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Procoagulant Snake Toxins : Laboratory Studies, Diagnosis, and Understanding Snakebite Coagulopathy

Isbister, GK (2009). Procoagulant Snake Toxins : Laboratory Studies, Diagnosis, and Understanding Snakebite Coagulopathy. Seminars in Thrombosis and Hemostasis,35(1):93-103.

Document type: Journal Article
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Title Procoagulant Snake Toxins : Laboratory Studies, Diagnosis, and Understanding Snakebite Coagulopathy
Author Isbister, GK
Journal Name Seminars in Thrombosis and Hemostasis
Publication Date 2009
Volume Number 35
Issue Number 1
ISSN 0094-6176   (check CDU catalogue open catalogue search in new window)
Start Page 93
End Page 103
Total Pages 11
Place of Publication New York
Publisher Thieme Medical Publishers
HERDC Category C1 - Journal Article (DEST)
Abstract Procoagulant toxins are important hemotoxins that have been investigated both as laboratory reagents and potential therapeutic agents. In human envenomation by some elapid and many viperid snakes, these toxins result in venom-induced consumption coagulopathy. Overall, the coagulant activity of the various venoms is difficult to characterize, and many studies simply characterize toxin conversion of isolated substrates, such as the effect of a snake toxin on purified fibrinogen, or on multiple single substrates. As the full effects of toxins on the coagulation pathway are rarely examined, even in vitro, our understanding of the pathophysiology of envenoming is limited. Although prothrombin activators cause a single effect in vitro, there may be complete consumption of fibrinogen, factor V, and factor VIII in vivo due to the downstream effects of the thrombin that is formed. Laboratory diagnosis is a key part of the treatment of snakebite coagulopathy. Assessing which assays are the most informative in snake envenoming, based on the pathophysiology of snakebite coagulopathy, will optimize diagnosis and timing of appropriate coagulation tests. A better understanding of the coagulation effects arising from human envenoming will also improve treatment with antivenom and define the role of adjuvant therapies such as factor replacement.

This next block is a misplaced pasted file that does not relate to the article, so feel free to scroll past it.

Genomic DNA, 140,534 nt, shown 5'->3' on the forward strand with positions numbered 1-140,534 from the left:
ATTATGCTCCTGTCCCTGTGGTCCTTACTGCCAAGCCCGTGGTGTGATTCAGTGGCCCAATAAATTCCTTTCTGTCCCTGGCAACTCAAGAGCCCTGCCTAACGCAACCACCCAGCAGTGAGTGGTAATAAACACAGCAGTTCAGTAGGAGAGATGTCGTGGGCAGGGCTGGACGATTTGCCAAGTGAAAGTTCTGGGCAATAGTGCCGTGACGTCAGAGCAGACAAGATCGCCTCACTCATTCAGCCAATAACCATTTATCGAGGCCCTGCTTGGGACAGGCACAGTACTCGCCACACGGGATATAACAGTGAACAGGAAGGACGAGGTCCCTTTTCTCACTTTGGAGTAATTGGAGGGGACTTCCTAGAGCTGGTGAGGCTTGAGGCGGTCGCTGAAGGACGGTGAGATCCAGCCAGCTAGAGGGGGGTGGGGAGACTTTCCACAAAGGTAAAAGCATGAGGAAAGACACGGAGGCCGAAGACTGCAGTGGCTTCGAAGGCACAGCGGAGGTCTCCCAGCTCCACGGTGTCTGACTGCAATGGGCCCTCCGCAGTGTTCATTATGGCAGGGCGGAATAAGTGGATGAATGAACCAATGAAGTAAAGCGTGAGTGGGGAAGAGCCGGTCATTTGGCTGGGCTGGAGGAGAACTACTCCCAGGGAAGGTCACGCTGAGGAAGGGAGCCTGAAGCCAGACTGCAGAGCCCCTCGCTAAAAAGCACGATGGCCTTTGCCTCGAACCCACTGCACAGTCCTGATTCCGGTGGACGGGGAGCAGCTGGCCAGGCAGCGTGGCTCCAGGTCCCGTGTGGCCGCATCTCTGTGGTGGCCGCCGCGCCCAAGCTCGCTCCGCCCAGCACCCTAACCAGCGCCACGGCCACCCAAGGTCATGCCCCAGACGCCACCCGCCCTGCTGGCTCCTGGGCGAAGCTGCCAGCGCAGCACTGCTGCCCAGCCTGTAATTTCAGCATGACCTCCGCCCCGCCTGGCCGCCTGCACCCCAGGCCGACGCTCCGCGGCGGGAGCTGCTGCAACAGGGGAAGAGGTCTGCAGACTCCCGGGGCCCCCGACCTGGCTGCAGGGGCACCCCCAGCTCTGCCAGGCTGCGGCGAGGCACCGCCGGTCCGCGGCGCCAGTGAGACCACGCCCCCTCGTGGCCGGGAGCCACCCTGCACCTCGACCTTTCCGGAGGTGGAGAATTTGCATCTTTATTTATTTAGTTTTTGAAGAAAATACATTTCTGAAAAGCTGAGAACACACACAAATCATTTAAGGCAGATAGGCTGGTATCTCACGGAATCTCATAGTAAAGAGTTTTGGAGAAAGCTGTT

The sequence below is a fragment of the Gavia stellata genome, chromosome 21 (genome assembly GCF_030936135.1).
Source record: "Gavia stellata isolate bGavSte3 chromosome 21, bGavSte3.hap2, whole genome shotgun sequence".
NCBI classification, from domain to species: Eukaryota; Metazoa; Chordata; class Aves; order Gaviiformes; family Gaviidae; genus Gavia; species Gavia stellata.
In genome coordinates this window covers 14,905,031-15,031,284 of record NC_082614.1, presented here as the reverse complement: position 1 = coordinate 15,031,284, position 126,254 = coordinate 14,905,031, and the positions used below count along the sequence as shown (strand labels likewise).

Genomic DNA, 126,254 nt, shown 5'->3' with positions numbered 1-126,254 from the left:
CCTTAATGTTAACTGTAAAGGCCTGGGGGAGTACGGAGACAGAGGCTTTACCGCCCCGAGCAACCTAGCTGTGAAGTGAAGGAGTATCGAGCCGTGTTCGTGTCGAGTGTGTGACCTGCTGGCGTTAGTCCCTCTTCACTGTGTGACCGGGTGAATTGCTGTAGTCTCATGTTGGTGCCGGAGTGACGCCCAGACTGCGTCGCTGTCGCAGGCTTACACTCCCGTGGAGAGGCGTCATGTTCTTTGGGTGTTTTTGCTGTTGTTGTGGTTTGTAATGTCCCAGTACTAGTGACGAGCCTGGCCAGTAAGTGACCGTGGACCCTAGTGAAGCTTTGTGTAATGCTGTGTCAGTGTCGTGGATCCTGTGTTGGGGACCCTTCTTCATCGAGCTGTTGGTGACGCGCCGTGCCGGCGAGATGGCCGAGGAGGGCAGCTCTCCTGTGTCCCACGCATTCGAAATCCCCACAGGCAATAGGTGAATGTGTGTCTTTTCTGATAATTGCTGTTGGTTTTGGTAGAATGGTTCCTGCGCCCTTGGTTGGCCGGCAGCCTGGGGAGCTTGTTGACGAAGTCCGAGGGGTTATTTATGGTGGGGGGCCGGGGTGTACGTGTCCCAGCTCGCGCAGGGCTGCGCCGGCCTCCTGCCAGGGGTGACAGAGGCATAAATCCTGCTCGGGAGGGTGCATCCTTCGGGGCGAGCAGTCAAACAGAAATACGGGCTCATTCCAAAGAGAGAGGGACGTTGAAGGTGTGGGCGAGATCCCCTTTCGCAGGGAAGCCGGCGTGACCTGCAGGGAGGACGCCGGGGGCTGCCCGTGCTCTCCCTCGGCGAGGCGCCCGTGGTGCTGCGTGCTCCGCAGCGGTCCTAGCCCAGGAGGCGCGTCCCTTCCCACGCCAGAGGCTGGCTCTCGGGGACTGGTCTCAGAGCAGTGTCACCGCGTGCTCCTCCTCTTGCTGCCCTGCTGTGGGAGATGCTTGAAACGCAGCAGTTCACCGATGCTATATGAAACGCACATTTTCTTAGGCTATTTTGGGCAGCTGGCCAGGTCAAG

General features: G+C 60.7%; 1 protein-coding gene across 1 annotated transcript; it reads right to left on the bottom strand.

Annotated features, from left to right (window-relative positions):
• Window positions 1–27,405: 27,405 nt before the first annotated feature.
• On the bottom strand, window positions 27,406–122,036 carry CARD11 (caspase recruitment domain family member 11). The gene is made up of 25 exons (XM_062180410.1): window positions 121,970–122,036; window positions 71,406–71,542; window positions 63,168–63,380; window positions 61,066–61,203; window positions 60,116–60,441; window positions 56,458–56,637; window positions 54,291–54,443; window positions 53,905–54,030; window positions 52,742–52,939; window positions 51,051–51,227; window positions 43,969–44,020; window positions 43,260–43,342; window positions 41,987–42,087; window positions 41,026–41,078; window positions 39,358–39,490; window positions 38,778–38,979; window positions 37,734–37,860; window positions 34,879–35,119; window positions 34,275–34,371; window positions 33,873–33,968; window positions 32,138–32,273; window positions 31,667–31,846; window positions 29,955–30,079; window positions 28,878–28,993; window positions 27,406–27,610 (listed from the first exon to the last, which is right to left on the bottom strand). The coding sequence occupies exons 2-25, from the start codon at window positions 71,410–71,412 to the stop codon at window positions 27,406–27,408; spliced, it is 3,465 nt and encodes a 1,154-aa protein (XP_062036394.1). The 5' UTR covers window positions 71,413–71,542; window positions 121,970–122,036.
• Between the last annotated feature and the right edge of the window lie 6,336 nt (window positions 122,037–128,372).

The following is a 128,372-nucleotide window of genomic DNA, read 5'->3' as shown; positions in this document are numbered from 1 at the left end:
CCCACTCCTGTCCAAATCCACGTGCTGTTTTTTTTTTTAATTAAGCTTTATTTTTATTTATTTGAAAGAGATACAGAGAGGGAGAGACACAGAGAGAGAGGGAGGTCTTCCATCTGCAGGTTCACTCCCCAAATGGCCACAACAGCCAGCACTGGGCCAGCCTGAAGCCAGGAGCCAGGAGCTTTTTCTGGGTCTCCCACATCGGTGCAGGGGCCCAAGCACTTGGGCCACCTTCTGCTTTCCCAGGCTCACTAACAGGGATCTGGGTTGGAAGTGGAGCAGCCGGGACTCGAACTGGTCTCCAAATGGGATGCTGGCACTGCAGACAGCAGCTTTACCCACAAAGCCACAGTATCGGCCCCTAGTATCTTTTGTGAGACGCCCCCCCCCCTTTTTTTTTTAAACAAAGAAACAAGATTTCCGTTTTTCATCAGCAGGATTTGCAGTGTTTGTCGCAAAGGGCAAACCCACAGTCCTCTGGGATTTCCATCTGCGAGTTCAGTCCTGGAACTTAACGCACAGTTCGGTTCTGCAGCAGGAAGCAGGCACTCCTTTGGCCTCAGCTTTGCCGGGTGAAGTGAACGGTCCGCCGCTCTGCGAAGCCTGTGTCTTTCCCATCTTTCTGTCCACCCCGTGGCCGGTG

DOI http://dx.doi.org/10.1055/s-0029-1214152   (check subscription with CDU E-Gateway service for CDU Staff and Students  check subscription with CDU E-Gateway in new window)
 
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Created: Tue, 02 Mar 2010, 21:30:19 CST by Sarena Wegener